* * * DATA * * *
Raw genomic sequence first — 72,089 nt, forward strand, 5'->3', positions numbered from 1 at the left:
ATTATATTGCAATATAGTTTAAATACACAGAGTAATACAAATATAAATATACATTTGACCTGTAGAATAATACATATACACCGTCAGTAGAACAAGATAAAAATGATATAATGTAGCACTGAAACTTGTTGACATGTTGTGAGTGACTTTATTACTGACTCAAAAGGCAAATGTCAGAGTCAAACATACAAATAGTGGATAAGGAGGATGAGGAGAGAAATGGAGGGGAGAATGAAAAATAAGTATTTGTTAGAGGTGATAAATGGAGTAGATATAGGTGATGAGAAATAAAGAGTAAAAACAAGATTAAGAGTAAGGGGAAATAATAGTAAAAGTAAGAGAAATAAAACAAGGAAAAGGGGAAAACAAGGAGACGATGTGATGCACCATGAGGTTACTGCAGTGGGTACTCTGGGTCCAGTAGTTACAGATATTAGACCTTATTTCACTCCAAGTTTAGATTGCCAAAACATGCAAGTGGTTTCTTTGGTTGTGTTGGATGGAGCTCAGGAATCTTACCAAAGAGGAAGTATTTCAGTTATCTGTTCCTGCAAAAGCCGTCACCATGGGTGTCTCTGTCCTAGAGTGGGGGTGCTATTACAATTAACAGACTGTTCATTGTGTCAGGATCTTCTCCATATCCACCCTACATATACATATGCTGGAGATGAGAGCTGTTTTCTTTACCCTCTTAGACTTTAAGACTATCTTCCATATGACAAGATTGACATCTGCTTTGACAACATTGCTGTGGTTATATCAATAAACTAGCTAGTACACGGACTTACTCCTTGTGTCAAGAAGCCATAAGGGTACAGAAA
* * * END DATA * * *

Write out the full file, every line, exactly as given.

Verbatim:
Raw genomic sequence first — 72,089 nt, forward strand, 5'->3', positions numbered from 1 at the left:
ATTATATTGCAATATAGTTTAAATACACAGAGTAATACAAATATAAATATACATTTGACCTGTAGAATAATACATATACACCGTCAGTAGAACAAGATAAAAATGATATAATGTAGCACTGAAACTTGTTGACATGTTGTGAGTGACTTTATTACTGACTCAAAAGGCAAATGTCAGAGTCAAACATACAAATAGTGGATAAGGAGGATGAGGAGAGAAATGGAGGGGAGAATGAAAAATAAGTATTTGTTAGAGGTGATAAATGGAGTAGATATAGGTGATGAGAAATAAAGAGTAAAAACAAGATTAAGAGTAAGGGGAAATAATAGTAAAAGTAAGAGAAATAAAACAAGGAAAAGGGGAAAACAAGGAGACGATGTGATGCACCATGAGGTTACTGCAGTGGGTACTCTGGGTCCAGTAGTTACAGATATTAGACCTTATTTCACTCCAAGTTTAGATTGCCAAAACATGCAAGTGGTTTCTTTGGTTGTGTTGGATGGAGCTCAGGAATCTTACCAAAGAGGAAGTATTTCAGTTATCTGTTCCTGCAAAAGCCGTCACCATGGGTGTCTCTGTCCTAGAGTGGGGGTGCTATTACAATTAACAGACTGTTCATTGTGTCAGGATCTTCTCCATATCCACCCTACATATACATATGCTGGAGATGAGAGCTGTTTTCTTTACCCTCTTAGACTTTAAGACTATCTTCCATATGACAAGATTGACATCTGCTTTGACAACATTGCTGTGGTTATATCAATAAACTAGCTAGTACACGGACTTACTCCTTGTGTCAAGAAGCCATAAGGGTACAGAAA